I may not be a woman, but for a decade I have watched my colleagues recount mistreatment and abuse. I will not stand for it longer. If society is seeking a gender pay gap, it need not look further than this situation we find ourselves in. When our field was male dominated, it rose to such prominence and importance that it has a nonprofit in almost every state dedicated to it. As the field transitioned to majority women, rates were frozen. Adjusted for inflation, the average American worker’s pay rose about 58 cents over the last decade. Adjusted for inflation, the stenographic reporter’s pay fell over the last 30 years, in some cases, by nearly 50%. Corporations have court reporters and captioners working much harder today for far less value than 30 or 40 years ago, have made no genuine effort to fix the shortage situation, and then they have the nerve to tell courts and attorneys we aren’t available. It’s like lighting somebody’s house on fire while they’re sleeping, throwing a few droplets of water on it, and telling the firemen you did your best and there’s nobody in the house to rescue.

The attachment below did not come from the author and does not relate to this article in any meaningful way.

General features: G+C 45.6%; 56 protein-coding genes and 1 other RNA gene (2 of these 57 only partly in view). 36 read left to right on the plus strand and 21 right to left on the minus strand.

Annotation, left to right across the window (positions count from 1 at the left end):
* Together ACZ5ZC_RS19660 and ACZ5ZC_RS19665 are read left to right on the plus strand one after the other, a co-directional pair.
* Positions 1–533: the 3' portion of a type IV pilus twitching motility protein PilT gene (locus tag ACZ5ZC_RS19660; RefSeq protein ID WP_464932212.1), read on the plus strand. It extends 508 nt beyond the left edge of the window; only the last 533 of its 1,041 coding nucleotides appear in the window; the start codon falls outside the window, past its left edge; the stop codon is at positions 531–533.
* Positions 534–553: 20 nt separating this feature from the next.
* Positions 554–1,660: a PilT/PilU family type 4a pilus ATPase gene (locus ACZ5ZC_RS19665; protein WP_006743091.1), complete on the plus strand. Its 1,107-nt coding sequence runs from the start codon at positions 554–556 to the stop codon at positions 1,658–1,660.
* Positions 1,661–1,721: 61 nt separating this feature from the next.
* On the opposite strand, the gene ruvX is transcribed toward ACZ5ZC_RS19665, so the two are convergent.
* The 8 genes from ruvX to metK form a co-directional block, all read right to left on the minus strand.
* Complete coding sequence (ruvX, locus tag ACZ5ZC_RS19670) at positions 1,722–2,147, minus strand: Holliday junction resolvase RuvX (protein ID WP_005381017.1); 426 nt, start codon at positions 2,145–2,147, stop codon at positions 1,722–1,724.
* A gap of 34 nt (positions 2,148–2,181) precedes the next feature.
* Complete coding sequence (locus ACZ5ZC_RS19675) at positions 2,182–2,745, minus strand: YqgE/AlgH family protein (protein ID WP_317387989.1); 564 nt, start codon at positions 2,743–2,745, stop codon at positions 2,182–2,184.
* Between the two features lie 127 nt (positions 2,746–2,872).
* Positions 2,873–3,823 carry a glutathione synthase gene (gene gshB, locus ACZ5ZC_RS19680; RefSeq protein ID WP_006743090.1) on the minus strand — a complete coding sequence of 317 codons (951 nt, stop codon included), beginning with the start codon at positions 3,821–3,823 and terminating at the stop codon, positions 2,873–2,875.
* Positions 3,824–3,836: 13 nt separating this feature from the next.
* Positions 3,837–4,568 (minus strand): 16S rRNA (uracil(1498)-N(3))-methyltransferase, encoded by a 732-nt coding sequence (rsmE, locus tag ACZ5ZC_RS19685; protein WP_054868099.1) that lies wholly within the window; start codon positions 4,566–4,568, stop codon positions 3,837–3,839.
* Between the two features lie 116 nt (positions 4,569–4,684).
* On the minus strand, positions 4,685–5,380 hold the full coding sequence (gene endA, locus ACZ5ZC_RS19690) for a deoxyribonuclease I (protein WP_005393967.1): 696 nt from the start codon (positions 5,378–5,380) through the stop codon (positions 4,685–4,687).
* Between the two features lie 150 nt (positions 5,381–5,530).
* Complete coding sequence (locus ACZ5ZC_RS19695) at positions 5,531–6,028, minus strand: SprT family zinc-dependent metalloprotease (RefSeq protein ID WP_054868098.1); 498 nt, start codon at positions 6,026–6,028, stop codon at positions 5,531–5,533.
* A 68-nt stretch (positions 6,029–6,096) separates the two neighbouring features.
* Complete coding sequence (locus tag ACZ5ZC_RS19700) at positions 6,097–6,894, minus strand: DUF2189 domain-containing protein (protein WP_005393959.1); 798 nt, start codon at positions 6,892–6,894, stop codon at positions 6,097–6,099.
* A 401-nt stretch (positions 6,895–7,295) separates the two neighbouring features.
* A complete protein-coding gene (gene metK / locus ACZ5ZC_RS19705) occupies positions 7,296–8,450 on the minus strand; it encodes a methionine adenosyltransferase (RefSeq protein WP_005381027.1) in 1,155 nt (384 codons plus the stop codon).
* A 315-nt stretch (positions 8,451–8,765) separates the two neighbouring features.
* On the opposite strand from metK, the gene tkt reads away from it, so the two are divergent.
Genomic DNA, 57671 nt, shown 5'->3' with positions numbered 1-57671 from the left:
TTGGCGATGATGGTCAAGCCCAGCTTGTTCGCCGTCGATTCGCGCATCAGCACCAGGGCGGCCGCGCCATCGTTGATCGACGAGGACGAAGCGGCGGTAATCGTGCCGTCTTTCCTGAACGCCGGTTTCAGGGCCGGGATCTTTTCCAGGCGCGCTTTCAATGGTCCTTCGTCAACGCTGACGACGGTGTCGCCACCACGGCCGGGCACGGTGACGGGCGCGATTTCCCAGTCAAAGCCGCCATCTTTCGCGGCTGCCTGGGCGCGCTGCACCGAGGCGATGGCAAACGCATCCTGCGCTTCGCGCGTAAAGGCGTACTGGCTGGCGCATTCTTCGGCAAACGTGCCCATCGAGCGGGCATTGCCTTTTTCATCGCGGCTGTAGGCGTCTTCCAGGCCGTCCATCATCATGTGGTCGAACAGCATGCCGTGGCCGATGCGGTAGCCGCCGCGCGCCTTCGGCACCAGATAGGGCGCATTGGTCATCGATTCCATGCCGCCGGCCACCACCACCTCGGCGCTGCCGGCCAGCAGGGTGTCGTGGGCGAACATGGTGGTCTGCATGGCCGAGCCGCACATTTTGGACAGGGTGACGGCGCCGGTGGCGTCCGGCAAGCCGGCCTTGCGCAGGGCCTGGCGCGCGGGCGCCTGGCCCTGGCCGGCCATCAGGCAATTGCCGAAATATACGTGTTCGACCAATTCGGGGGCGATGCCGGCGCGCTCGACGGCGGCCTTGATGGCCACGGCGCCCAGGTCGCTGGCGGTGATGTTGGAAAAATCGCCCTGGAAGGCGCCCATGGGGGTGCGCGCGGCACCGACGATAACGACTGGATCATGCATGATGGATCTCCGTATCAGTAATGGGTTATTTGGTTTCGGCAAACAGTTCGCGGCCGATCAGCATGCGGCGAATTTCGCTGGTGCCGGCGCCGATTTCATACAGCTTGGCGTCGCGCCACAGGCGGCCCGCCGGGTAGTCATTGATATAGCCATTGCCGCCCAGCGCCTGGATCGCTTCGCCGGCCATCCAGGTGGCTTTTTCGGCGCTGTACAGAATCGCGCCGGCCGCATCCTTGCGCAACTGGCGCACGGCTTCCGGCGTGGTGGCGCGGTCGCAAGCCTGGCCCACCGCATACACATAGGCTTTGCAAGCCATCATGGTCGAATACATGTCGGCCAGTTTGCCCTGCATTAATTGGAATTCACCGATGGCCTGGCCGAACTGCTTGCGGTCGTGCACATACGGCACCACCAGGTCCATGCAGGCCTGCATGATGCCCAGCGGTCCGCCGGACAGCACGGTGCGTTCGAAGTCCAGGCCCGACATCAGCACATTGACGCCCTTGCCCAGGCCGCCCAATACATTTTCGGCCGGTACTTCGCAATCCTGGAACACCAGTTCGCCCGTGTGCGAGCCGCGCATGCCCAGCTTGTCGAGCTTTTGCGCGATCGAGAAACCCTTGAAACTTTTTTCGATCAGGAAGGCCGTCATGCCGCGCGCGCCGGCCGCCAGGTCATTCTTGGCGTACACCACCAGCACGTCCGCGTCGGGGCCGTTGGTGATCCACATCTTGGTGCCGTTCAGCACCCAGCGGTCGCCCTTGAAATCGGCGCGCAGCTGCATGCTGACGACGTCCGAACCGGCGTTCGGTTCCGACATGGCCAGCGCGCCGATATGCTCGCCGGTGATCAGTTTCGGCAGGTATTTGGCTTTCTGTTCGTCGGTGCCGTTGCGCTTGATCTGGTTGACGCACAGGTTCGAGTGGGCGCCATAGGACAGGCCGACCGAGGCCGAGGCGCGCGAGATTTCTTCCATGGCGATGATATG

We need your help. We need you to take a brief but intense interest in our little field of about 30,000 so that we can continue to serve you and the public. Talk to each other about the court reporting service you’re using, talk to your court reporter, start comparing prices. There is a kind of gambling or cost shifting built into our pricing structure that makes it confusing, but ultimately consumers have the power here. You are some of the most educated people on the planet. Whether by legislation or choice, you can make a profound difference in our future. Pass this up to your bosses. Ask them to read it. Ask them whether these are the kinds of businesses we want to entrust the creation of the legal record to. If you’ve been told a stenographic reporter is not available, consider asking some more questions, because there’s a big chance you’re being lied to. Considering investing in stenographic schools or companies. Consider using PRO Link to find a reporter yourself. And of course consider introducing the recruitment resources at the top of this post to someone in your life. We need stenographic court reporters, and all indications are that we will for a long, long time. For my part in it, I will answer any questions I can at ChristopherDay227@gmail.com.